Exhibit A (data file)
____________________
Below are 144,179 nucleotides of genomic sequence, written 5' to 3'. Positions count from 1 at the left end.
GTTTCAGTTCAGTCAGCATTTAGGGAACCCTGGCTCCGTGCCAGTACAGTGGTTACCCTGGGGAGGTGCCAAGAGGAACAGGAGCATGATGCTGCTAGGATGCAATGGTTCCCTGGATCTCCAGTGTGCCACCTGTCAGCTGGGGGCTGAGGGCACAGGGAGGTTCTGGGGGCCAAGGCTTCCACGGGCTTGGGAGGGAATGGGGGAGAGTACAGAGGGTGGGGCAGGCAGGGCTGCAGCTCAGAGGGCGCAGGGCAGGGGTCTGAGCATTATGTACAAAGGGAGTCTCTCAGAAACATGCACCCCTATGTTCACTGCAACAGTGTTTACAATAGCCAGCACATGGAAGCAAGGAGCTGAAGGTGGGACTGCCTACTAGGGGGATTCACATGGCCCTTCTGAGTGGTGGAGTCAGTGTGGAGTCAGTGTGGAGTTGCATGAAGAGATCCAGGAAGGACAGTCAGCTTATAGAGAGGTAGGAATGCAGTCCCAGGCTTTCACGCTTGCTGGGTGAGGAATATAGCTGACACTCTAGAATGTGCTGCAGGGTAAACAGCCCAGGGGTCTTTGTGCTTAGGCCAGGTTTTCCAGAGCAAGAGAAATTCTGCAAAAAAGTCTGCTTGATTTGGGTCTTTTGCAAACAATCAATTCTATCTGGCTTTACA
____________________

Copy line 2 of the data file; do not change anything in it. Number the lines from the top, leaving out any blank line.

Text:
GTTTCAGTTCAGTCAGCATTTAGGGAACCCTGGCTCCGTGCCAGTACAGTGGTTACCCTGGGGAGGTGCCAAGAGGAACAGGAGCATGATGCTGCTAGGATGCAATGGTTCCCTGGATCTCCAGTGTGCCACCTGTCAGCTGGGGGCTGAGGGCACAGGGAGGTTCTGGGGGCCAAGGCTTCCACGGGCTTGGGAGGGAATGGGGGAGAGTACAGAGGGTGGGGCAGGCAGGGCTGCAGCTCAGAGGGCGCAGGGCAGGGGTCTGAGCATTATGTACAAAGGGAGTCTCTCAGAAACATGCACCCCTATGTTCACTGCAACAGTGTTTACAATAGCCAGCACATGGAAGCAAGGAGCTGAAGGTGGGACTGCCTACTAGGGGGATTCACATGGCCCTTCTGAGTGGTGGAGTCAGTGTGGAGTCAGTGTGGAGTTGCATGAAGAGATCCAGGAAGGACAGTCAGCTTATAGAGAGGTAGGAATGCAGTCCCAGGCTTTCACGCTTGCTGGGTGAGGAATATAGCTGACACTCTAGAATGTGCTGCAGGGTAAACAGCCCAGGGGTCTTTGTGCTTAGGCCAGGTTTTCCAGAGCAAGAGAAATTCTGCAAAAAAGTCTGCTTGATTTGGGTCTTTTGCAAACAATCAATTCTATCTGGCTTTACA